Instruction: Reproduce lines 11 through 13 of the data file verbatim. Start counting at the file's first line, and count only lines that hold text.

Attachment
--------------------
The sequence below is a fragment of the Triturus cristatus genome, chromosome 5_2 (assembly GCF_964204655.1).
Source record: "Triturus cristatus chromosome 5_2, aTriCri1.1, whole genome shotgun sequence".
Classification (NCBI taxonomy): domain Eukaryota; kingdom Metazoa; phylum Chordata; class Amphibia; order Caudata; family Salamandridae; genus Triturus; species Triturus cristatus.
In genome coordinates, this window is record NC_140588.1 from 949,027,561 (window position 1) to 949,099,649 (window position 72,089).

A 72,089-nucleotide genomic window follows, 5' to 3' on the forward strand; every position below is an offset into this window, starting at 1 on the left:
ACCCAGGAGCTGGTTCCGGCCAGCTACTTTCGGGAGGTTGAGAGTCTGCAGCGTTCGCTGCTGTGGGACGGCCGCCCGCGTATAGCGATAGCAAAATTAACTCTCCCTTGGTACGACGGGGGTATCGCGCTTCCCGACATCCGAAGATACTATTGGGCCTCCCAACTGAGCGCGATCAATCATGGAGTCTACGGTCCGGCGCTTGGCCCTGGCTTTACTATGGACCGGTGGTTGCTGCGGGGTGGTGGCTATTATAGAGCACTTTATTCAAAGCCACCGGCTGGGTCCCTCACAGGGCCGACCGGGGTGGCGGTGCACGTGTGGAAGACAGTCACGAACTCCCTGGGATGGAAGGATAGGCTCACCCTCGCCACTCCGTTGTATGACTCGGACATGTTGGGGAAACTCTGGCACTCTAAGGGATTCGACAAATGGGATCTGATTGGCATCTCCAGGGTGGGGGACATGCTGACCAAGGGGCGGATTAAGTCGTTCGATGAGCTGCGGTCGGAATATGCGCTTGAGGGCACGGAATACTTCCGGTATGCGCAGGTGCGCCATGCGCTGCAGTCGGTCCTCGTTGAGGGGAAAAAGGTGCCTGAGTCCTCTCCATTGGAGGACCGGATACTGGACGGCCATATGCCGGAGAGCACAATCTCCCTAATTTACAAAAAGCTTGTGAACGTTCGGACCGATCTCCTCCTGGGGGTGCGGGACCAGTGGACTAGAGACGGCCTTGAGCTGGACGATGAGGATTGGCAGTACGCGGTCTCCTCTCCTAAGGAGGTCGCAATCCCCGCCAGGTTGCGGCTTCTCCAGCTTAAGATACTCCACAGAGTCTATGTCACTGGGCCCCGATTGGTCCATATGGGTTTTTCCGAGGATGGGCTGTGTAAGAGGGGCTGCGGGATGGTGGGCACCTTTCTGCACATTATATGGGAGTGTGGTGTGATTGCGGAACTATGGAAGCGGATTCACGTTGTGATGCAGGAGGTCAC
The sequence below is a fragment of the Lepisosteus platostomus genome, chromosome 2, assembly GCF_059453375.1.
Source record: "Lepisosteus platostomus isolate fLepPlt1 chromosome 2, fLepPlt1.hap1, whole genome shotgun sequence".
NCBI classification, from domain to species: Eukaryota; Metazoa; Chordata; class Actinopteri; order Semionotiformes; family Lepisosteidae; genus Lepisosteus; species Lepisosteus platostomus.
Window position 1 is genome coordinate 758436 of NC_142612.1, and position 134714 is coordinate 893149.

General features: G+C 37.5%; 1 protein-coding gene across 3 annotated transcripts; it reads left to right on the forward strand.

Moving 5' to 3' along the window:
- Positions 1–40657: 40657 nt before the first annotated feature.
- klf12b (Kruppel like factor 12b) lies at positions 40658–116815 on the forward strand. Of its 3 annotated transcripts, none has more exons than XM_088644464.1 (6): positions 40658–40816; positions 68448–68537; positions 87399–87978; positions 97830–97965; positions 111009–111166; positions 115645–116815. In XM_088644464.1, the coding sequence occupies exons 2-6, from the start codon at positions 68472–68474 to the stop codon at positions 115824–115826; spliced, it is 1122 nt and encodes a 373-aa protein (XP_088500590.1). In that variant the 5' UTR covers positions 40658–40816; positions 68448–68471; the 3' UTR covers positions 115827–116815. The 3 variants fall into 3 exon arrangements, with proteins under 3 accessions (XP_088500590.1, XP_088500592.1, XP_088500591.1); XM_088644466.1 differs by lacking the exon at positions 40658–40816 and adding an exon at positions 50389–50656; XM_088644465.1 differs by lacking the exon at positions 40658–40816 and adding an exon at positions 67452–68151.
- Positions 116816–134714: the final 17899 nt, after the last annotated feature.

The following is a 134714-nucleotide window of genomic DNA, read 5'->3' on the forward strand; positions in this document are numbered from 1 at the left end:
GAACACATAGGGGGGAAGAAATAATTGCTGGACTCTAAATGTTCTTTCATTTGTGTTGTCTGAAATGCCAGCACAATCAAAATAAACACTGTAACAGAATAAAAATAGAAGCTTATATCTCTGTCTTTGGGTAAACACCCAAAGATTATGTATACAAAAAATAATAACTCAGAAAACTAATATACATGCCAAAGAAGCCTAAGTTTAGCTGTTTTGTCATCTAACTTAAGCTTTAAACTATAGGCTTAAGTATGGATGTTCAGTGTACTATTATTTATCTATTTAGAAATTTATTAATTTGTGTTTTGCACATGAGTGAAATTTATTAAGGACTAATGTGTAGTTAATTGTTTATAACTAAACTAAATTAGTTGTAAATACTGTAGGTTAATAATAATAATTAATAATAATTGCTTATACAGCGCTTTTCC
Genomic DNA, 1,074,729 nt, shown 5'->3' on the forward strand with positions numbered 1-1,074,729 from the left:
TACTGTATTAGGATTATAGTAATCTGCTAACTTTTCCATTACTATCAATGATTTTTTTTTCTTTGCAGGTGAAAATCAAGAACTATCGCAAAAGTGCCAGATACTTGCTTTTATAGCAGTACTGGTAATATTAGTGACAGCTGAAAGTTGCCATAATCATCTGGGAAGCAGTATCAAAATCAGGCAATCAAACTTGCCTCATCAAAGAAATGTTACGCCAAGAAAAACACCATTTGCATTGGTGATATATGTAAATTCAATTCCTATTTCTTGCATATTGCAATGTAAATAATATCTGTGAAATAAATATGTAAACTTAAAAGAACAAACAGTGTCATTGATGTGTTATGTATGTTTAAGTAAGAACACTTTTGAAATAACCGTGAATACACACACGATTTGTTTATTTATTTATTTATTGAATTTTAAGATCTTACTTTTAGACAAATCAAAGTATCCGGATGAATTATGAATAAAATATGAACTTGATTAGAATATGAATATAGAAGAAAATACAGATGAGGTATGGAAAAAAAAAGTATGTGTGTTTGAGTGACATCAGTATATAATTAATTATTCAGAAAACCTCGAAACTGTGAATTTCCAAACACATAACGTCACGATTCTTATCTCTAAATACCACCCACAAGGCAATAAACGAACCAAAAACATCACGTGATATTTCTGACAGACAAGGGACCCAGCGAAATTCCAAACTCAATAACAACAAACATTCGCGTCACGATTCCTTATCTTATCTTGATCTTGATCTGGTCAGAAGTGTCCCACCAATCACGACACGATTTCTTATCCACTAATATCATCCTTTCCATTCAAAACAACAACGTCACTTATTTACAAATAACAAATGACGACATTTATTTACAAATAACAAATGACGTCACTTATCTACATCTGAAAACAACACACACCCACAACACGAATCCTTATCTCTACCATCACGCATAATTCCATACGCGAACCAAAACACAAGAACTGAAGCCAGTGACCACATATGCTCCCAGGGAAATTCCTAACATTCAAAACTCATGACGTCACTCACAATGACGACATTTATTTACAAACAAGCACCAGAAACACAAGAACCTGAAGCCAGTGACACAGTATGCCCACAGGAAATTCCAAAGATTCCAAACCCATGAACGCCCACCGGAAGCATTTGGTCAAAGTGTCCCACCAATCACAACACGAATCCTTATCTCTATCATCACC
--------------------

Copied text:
General features: G+C 37.5%; 1 protein-coding gene across 3 annotated transcripts; it reads left to right on the forward strand.

Moving 5' to 3' along the window:
- Positions 1–40657: 40657 nt before the first annotated feature.